Monthly Archives: March 2004
This evening, I visited a IBM friend who’s here on assignment. His office is at IBM Asia Pacific HQ, very near the Roppongi-Itchome subway station. After a brief stop there, we walked over to Shabuzen for dinner. Sha-buzen in Boston advertises itself as “inexpensive, healthy, delicious, and fun”; Shabuzen in Roppogni hits three out of those four adjectives.
The food was delicious, especially the Kobe beef, which we had as part of our second order. It was absolutely wonderful, and made the premium domestic beef (the next-to-the-top option) seem like McDonald’s in comparison — and I’d thought the premium domestic beef was awfully good when I first tasted it.
And it was probably healthy — at least we cooked up (and ate) many vegetables. And it was certainly fun.
But inexpensive? No. The base meal would have been &165;4800 each, but when you add a couple of beers at &165;500, and the extra orders…well, let’s just say I’ve never dined in five figures before (even if in yen). On the other hand, the all-you-can-eat Kobe beef dinner was over &165;15,000 per person, so I guess what we had was comparatively inexpensive.
I’d go back cheerfully.
This morning, I overslept a bit (so I guess I’m mostly over any residual jet lag, though I haven’t suffered from it very much on any trip since I started following the melatonin regimen Jane Brody wrote about in the New York Times), but still got downstairs in time to go out to breakfast at 7am, enjoying the glorious early spring weather (the rain vanished overnight).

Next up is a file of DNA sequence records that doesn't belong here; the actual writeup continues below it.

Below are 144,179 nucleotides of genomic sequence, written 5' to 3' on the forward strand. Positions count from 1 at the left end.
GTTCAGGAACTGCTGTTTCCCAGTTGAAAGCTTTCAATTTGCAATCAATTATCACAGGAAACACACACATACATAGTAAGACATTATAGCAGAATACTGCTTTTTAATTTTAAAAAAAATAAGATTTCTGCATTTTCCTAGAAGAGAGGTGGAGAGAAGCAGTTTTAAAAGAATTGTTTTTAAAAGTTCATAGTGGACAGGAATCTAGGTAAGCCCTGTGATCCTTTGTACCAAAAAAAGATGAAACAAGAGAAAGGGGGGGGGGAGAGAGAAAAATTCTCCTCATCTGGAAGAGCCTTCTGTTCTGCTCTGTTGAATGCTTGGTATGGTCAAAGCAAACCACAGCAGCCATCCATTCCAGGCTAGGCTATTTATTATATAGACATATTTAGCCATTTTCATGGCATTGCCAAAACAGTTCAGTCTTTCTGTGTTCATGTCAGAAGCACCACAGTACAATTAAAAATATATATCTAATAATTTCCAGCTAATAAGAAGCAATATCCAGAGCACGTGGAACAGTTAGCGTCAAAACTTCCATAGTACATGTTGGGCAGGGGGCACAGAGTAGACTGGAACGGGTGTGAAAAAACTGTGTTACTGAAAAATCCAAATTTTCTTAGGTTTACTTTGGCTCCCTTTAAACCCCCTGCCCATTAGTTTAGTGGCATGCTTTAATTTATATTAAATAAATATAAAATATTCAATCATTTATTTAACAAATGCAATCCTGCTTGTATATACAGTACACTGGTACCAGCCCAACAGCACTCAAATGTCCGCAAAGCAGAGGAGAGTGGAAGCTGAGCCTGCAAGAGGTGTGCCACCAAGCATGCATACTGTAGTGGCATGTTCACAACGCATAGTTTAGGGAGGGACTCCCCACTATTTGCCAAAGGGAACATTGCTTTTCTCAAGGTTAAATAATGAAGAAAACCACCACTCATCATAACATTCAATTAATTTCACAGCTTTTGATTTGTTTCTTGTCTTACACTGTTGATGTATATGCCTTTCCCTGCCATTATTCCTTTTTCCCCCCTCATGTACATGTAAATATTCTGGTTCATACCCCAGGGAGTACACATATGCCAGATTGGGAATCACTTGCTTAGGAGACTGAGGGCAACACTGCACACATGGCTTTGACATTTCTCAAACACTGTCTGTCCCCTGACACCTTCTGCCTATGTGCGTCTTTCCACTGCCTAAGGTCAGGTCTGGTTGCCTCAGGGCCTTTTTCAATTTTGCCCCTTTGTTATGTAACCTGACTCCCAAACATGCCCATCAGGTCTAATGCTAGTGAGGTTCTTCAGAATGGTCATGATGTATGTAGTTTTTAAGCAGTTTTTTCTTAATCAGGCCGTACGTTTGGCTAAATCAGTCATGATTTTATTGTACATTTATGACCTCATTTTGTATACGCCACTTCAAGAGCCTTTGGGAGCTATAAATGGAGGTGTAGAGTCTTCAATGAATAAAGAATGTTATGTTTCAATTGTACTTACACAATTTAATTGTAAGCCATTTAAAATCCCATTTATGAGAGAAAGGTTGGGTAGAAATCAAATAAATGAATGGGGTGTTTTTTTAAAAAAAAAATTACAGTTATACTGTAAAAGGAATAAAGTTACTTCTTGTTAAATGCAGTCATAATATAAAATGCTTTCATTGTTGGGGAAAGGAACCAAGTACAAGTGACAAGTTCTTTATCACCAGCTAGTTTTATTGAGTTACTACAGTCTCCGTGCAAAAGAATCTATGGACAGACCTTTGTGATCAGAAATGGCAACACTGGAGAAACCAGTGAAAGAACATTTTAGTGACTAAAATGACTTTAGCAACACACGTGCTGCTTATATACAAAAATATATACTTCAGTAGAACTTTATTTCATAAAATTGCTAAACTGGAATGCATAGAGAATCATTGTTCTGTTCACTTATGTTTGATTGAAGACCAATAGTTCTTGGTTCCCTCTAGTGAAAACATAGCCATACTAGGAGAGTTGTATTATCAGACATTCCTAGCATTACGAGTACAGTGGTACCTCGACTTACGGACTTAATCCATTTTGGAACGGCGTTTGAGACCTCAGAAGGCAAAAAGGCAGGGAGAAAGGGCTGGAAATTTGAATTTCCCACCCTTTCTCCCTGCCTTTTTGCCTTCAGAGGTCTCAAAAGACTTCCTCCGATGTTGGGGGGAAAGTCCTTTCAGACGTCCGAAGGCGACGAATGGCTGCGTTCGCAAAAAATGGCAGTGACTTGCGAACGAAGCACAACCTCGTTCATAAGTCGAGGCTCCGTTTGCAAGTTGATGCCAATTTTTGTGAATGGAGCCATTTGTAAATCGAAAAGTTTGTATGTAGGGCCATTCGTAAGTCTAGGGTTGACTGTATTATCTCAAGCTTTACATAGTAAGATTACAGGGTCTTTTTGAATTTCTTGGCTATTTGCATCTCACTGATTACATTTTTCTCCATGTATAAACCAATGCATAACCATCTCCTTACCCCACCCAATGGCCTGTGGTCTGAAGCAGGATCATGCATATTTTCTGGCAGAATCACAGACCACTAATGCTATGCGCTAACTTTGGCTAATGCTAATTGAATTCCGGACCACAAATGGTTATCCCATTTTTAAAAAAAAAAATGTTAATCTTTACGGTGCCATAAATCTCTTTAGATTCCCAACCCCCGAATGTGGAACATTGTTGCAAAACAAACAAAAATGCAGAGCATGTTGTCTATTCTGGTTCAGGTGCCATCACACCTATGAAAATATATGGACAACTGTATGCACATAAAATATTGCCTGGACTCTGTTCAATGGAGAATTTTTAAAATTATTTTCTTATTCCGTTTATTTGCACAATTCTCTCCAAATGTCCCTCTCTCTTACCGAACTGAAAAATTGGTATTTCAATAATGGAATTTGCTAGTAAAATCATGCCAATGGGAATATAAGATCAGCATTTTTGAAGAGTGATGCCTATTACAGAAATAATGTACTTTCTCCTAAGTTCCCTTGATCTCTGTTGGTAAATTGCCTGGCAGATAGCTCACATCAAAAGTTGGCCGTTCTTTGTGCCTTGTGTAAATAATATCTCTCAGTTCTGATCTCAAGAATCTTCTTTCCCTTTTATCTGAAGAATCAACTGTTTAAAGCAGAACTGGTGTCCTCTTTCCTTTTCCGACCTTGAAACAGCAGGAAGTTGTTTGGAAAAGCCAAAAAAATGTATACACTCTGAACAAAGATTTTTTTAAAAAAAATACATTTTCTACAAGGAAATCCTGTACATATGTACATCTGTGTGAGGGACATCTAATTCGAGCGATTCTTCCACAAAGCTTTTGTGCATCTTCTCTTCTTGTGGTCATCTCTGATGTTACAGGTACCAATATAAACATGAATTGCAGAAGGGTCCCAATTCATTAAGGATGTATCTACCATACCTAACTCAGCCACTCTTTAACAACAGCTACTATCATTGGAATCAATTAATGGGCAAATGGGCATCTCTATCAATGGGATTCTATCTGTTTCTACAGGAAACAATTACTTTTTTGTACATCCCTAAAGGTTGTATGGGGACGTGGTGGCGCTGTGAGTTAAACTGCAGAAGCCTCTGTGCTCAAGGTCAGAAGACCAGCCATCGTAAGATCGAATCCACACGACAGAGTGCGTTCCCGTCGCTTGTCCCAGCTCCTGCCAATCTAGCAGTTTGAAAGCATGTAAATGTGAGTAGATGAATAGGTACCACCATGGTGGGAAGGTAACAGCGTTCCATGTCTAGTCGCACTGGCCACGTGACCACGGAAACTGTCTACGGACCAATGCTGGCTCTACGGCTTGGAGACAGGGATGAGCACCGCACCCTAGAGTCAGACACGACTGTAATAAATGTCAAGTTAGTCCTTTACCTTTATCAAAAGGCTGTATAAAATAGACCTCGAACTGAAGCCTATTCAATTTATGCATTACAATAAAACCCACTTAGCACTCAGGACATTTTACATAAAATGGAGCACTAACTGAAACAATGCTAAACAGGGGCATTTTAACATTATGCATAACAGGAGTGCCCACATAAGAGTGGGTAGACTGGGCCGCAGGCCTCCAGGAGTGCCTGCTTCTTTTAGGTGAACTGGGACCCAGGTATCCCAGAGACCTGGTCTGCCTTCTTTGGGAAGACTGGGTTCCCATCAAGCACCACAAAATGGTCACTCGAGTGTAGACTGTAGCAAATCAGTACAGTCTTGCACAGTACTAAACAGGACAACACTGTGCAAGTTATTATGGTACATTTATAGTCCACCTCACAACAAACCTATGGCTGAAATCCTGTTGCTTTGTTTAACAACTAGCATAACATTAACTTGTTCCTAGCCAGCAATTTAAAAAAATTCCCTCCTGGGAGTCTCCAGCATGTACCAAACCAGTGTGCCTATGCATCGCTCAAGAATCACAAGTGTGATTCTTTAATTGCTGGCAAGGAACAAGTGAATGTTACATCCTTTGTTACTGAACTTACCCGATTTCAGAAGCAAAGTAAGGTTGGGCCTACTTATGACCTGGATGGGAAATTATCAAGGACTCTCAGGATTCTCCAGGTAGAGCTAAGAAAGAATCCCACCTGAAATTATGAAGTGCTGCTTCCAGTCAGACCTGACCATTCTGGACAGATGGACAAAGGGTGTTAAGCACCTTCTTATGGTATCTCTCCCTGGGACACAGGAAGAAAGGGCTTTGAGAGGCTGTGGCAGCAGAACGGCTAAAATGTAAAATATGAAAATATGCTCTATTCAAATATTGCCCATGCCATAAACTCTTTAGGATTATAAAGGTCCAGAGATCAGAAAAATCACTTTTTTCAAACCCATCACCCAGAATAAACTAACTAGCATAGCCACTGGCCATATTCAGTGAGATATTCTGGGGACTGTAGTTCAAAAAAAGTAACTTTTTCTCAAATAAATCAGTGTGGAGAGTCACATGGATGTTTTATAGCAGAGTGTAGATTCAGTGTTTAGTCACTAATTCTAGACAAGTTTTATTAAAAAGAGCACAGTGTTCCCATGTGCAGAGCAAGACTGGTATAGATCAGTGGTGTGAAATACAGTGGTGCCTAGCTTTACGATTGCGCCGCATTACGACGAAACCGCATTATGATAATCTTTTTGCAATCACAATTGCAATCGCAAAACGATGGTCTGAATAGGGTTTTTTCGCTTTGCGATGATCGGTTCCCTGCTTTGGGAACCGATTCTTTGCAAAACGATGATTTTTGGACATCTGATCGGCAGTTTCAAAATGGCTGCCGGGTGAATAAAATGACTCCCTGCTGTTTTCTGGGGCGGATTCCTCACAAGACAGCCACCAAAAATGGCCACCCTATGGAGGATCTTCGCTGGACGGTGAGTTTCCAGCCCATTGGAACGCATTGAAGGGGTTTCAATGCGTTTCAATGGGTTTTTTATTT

Our plan was to go back to Jonathan’s for breakfast — they have a set breakfast including broiled salmon and rice for about (&165;600), which is a pretty good deal, especially when compared to the &165;2800 breakfast buffet at the hotel. But when we approached the shop, there was a sign on the door (in Japanese, of course) — all I could read on it was numbers: “03/31/2004″ and “00:00-09:00″. I had a bad feeling about the sign, but the door was open, so we went in. And quickly discovered that my bad feeling was right, because all of the chairs and tables were stacked at the edges of the room; I guess they were doing periodic maintenance.
So we headed onward. We tried a couple of coffee shops, but couldn’t communicate well enough to figure out whether they’d have anything I’d eat. Finally, we decided to check out the nearby Starbucks, where I was pleasantly surprised to see that they had balsamic chicken sandwiches available. So that’s what I had for breakfast — coffee and chicken at Starbucks. And then a scone for dessert. And then some delicious fruit from the am-pm market on the ground floor of the IBM Hakozaki building. Total expense, about &165;1000, and it was healthier than what I would have had at the hotel (well, maybe the scone wasn’t the healthiest choice I could have made, but I did pick the blueberry scone instead of the chocolate chunk variety).